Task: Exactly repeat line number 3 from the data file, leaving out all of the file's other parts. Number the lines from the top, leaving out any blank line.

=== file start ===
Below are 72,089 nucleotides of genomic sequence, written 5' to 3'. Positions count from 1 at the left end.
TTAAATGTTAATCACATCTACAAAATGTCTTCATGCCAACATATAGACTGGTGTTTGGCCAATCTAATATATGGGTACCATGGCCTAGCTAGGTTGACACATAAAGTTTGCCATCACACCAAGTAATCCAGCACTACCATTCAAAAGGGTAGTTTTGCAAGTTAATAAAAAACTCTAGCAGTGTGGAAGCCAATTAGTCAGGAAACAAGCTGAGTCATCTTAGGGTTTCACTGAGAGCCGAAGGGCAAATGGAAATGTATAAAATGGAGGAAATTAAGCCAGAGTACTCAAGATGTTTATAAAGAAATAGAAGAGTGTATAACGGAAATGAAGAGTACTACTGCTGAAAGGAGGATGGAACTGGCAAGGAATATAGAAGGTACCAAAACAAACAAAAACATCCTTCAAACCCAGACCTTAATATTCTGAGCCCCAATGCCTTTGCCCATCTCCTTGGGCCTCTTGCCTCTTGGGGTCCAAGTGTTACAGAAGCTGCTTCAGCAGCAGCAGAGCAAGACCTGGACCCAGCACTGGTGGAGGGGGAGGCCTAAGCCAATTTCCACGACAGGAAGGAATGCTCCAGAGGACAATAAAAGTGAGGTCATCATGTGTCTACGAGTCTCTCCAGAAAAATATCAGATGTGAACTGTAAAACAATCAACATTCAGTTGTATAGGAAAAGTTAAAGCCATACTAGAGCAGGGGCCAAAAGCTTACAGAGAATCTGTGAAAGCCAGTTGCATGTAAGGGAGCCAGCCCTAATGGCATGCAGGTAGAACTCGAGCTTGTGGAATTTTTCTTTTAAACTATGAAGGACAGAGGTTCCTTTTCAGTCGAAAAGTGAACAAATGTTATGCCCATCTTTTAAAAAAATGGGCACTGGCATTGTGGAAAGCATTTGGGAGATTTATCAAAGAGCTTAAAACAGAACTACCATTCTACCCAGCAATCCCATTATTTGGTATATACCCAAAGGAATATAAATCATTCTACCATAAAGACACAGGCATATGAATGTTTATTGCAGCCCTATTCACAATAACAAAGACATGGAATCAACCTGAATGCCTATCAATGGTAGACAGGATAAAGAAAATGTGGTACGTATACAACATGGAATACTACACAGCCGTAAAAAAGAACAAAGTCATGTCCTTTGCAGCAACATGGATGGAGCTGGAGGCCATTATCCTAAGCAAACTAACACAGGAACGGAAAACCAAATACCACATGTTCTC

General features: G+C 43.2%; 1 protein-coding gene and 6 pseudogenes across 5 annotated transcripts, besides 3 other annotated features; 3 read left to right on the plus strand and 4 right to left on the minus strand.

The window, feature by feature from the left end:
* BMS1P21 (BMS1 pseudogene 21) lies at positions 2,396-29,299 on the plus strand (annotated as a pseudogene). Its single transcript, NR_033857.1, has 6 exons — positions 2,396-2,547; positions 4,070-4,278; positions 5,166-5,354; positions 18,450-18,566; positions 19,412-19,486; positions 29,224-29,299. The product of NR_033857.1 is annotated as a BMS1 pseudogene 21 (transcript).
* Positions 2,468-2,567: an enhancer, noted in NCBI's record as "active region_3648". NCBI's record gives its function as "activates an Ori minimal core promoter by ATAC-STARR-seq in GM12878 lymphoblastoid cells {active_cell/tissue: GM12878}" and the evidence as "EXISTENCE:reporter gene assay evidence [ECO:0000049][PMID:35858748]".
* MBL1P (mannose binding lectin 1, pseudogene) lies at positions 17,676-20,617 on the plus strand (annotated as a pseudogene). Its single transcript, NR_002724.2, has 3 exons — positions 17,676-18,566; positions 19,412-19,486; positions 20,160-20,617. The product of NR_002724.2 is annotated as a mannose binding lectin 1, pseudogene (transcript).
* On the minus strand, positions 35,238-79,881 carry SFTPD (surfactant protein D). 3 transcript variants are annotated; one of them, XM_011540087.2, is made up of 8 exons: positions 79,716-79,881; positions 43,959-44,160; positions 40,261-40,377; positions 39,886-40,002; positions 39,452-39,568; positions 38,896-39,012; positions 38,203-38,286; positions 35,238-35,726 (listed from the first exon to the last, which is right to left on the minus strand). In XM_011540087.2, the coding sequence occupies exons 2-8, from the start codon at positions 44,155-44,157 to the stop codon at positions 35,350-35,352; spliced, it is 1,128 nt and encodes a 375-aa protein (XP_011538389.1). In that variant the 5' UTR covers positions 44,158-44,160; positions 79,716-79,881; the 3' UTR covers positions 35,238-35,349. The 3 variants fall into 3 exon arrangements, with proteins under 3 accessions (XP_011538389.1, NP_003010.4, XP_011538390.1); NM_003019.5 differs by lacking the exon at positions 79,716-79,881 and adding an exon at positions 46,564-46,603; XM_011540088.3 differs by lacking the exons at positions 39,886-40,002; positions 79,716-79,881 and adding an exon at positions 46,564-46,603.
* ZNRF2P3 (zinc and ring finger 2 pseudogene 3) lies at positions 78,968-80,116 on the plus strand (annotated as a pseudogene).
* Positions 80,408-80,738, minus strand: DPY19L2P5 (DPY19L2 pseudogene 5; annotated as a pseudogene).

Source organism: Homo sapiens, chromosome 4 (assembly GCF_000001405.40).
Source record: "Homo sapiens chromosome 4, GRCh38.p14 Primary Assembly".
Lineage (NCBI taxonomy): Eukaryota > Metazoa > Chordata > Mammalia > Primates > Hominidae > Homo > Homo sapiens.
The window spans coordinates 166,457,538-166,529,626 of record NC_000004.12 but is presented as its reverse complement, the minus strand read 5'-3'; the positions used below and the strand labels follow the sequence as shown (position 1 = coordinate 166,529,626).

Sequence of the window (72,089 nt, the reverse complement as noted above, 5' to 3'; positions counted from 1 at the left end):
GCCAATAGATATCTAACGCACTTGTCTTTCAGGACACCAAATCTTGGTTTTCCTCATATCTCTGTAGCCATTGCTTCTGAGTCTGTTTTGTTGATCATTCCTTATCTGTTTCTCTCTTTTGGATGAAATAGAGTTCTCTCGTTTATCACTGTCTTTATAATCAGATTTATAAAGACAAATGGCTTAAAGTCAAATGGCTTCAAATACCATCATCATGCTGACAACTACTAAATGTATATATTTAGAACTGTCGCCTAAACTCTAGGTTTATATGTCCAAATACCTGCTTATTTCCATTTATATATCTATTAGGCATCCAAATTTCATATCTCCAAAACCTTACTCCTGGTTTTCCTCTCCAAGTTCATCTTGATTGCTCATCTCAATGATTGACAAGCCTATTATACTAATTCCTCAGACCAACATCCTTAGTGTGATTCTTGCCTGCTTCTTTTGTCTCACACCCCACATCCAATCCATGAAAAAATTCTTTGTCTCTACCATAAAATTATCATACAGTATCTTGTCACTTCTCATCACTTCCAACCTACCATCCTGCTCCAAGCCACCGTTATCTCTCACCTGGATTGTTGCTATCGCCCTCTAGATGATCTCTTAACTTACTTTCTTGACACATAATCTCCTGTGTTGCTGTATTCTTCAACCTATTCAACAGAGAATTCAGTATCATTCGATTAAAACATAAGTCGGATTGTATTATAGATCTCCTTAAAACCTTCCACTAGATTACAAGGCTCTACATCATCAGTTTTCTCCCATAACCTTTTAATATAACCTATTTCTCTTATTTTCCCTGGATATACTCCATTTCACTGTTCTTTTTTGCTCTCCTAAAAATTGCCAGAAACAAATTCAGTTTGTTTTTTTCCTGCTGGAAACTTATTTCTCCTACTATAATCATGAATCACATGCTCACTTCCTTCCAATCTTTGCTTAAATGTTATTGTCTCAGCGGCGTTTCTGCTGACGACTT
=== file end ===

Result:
General features: G+C 43.2%; 1 protein-coding gene and 6 pseudogenes across 5 annotated transcripts, besides 3 other annotated features; 3 read left to right on the plus strand and 4 right to left on the minus strand.